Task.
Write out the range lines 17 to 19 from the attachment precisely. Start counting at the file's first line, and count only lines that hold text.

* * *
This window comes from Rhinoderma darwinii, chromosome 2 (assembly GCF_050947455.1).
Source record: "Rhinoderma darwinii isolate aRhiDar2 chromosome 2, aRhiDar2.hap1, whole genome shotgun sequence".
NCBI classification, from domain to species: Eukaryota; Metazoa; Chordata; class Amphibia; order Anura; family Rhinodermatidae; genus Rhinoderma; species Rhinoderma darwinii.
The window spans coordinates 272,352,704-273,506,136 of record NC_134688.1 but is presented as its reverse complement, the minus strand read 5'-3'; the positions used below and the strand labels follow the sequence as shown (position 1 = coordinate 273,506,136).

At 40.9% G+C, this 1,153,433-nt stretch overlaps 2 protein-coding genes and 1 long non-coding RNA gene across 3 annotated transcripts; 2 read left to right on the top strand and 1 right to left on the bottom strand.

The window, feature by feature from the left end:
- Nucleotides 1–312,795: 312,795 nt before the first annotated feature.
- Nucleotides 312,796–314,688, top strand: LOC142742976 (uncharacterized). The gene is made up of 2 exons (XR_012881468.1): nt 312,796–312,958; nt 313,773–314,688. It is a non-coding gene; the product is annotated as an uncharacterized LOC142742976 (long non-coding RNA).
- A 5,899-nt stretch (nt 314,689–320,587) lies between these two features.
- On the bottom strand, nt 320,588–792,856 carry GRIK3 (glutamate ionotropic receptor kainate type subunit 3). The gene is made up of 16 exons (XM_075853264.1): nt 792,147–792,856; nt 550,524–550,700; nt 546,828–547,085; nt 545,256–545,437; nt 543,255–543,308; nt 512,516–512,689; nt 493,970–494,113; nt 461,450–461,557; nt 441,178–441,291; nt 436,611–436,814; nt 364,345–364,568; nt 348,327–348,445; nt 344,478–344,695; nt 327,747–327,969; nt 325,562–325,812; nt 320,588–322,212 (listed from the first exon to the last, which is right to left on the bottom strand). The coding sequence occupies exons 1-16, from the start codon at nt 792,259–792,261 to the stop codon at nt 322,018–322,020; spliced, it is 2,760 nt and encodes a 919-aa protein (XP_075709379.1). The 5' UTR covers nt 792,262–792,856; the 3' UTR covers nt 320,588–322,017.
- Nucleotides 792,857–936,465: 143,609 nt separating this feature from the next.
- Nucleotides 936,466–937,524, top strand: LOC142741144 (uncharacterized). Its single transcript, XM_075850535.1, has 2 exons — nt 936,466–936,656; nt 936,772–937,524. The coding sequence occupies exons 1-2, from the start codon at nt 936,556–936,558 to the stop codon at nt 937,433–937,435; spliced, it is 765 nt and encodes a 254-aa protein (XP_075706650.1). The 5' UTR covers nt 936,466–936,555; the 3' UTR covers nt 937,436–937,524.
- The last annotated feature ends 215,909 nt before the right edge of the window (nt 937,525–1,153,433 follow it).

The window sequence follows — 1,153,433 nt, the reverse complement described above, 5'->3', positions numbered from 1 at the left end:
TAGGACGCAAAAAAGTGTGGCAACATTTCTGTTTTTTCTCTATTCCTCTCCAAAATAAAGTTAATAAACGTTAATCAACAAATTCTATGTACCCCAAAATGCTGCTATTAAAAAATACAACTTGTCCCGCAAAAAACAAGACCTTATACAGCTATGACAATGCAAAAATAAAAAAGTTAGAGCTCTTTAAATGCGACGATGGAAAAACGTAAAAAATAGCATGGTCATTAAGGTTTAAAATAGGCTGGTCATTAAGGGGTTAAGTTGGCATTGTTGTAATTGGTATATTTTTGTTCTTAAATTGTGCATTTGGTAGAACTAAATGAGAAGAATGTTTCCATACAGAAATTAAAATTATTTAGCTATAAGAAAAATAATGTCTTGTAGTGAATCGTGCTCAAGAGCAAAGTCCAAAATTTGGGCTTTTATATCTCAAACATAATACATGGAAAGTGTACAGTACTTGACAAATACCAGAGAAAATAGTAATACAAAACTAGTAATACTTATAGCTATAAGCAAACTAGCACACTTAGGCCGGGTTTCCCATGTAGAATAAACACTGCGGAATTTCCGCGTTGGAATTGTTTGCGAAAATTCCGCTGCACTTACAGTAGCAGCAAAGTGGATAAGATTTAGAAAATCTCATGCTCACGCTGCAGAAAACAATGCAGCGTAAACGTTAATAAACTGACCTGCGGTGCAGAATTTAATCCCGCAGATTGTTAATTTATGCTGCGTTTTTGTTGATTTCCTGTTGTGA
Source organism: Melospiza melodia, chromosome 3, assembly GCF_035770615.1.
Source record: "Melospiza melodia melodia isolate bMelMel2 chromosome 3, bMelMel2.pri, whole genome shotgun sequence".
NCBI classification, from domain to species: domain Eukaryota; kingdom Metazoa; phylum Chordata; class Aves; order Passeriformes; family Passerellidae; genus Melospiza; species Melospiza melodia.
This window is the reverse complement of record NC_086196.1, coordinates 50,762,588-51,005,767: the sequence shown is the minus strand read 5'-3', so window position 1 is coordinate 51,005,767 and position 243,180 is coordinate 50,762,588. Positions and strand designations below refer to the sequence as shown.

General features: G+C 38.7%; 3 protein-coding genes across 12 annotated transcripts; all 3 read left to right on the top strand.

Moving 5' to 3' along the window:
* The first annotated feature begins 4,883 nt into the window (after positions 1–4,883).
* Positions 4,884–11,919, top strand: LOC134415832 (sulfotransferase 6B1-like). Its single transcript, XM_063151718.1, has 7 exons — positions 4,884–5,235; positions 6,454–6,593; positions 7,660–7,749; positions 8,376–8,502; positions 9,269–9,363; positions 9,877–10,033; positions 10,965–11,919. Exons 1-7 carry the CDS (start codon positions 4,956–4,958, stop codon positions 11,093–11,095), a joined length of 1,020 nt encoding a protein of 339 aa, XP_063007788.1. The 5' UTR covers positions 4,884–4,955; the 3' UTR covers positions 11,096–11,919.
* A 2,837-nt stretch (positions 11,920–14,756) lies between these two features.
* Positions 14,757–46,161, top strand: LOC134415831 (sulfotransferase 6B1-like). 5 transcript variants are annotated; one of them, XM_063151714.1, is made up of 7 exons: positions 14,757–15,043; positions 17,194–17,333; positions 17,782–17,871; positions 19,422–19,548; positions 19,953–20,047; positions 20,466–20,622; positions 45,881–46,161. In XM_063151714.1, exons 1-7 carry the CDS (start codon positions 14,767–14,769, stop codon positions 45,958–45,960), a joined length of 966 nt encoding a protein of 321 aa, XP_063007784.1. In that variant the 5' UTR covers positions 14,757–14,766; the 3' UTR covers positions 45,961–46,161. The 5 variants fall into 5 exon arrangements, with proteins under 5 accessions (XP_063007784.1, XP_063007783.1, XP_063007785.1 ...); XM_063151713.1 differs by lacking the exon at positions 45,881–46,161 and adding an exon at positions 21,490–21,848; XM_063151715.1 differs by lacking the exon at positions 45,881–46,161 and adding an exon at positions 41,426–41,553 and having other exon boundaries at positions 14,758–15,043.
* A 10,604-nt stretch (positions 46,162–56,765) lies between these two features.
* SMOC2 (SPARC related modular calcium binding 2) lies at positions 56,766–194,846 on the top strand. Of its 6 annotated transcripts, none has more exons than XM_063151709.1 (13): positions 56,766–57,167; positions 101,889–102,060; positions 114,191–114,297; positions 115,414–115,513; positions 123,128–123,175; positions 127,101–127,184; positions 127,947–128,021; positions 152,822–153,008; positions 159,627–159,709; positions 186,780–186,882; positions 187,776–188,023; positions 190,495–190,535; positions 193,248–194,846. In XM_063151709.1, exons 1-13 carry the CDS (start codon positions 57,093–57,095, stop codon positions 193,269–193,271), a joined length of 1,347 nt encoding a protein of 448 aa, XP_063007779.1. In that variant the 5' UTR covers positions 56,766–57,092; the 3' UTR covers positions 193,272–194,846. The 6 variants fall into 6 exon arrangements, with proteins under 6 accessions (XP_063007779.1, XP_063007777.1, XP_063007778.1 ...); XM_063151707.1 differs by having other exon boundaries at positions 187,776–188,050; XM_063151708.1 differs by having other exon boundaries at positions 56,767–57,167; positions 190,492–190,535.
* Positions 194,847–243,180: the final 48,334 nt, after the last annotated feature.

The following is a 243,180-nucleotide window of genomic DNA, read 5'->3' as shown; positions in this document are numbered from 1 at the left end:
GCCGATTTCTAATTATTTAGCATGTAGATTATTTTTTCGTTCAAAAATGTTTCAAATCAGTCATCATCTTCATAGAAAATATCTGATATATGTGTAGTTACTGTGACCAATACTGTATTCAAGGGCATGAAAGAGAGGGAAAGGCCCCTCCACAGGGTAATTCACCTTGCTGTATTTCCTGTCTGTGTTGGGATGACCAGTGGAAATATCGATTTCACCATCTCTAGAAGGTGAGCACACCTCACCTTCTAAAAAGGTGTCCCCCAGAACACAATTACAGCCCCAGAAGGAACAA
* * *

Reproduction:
Source record: "Melospiza melodia melodia isolate bMelMel2 chromosome 3, bMelMel2.pri, whole genome shotgun sequence".
NCBI classification, from domain to species: domain Eukaryota; kingdom Metazoa; phylum Chordata; class Aves; order Passeriformes; family Passerellidae; genus Melospiza; species Melospiza melodia.
This window is the reverse complement of record NC_086196.1, coordinates 50,762,588-51,005,767: the sequence shown is the minus strand read 5'-3', so window position 1 is coordinate 51,005,767 and position 243,180 is coordinate 50,762,588. Positions and strand designations below refer to the sequence as shown.